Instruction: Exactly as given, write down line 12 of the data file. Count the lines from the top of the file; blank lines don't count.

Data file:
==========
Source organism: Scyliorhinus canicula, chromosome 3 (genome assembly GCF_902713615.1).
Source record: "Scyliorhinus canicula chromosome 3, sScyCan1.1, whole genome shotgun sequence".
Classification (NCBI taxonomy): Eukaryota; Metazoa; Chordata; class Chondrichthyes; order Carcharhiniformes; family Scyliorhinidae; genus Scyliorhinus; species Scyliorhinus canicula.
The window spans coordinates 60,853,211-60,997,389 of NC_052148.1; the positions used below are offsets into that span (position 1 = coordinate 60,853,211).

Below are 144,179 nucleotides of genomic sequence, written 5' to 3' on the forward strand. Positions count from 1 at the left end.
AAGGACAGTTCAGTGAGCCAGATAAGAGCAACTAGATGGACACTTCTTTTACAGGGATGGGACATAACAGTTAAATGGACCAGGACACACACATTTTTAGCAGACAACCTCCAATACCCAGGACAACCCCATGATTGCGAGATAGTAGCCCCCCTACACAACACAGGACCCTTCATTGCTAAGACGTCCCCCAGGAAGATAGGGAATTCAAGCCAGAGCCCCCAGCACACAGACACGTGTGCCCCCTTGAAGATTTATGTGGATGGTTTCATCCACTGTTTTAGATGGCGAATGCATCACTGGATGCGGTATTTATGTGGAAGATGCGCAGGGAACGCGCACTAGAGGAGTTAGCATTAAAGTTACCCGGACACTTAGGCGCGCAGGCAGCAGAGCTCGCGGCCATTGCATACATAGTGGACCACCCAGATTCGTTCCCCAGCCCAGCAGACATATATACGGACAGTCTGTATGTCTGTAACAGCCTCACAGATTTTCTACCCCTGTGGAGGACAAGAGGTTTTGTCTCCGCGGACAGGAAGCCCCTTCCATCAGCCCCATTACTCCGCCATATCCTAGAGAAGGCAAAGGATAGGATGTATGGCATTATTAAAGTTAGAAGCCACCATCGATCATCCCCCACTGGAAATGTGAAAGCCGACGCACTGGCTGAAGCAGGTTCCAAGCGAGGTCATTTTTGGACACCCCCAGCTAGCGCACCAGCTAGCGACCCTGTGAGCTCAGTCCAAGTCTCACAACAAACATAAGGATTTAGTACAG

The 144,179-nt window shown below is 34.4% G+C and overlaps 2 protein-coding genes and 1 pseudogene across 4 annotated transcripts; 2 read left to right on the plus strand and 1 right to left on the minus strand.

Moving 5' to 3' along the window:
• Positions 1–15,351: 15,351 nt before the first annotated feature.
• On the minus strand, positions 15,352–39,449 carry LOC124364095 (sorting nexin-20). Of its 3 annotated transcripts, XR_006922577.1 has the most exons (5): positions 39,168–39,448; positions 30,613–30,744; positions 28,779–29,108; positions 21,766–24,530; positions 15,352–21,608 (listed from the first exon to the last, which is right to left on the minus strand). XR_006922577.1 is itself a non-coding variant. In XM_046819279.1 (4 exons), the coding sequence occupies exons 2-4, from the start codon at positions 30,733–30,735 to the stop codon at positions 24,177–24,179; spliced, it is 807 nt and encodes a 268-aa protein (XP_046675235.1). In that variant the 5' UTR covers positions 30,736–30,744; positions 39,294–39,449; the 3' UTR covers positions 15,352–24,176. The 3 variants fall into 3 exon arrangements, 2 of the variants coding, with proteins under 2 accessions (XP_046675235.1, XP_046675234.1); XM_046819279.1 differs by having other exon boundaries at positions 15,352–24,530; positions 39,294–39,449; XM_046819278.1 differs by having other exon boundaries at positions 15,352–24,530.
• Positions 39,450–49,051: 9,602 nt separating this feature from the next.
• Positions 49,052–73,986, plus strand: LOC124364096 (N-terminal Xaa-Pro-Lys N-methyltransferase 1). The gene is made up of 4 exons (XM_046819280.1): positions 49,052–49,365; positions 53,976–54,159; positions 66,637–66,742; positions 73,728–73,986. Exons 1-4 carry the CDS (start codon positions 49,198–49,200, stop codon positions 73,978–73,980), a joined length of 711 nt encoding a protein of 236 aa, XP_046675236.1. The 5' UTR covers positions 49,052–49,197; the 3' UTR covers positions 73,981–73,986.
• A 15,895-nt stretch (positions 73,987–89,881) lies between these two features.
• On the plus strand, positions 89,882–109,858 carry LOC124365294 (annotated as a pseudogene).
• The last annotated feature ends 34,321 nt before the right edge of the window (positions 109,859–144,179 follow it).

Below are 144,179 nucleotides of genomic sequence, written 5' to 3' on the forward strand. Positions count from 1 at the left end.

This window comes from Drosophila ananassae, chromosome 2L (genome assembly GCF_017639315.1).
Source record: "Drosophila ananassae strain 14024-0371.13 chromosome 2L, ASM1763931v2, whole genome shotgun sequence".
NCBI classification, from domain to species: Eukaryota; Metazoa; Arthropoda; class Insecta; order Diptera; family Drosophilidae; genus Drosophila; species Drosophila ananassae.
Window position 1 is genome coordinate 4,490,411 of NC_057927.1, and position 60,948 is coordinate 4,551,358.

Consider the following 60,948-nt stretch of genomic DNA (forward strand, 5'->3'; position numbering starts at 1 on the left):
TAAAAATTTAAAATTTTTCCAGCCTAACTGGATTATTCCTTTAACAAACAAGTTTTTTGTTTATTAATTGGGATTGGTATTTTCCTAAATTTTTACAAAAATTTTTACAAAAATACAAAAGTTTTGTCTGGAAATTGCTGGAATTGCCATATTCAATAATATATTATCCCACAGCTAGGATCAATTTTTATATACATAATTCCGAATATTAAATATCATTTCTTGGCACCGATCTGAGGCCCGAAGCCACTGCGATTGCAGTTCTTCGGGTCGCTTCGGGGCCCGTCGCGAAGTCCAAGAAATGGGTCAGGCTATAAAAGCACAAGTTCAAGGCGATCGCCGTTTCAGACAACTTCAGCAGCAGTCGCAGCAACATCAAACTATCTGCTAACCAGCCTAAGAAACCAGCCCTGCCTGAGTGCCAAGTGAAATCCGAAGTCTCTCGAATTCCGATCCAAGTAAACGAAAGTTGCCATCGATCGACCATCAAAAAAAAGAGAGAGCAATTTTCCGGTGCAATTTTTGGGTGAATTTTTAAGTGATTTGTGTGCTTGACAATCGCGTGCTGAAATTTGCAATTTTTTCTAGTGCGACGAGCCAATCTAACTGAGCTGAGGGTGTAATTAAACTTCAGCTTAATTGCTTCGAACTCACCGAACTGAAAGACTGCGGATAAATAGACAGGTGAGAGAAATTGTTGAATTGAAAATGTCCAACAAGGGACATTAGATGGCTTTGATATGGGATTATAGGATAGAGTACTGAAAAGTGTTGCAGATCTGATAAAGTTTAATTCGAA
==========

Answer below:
• Positions 49,052–73,986, plus strand: LOC124364096 (N-terminal Xaa-Pro-Lys N-methyltransferase 1). The gene is made up of 4 exons (XM_046819280.1): positions 49,052–49,365; positions 53,976–54,159; positions 66,637–66,742; positions 73,728–73,986. Exons 1-4 carry the CDS (start codon positions 49,198–49,200, stop codon positions 73,978–73,980), a joined length of 711 nt encoding a protein of 236 aa, XP_046675236.1. The 5' UTR covers positions 49,052–49,197; the 3' UTR covers positions 73,981–73,986.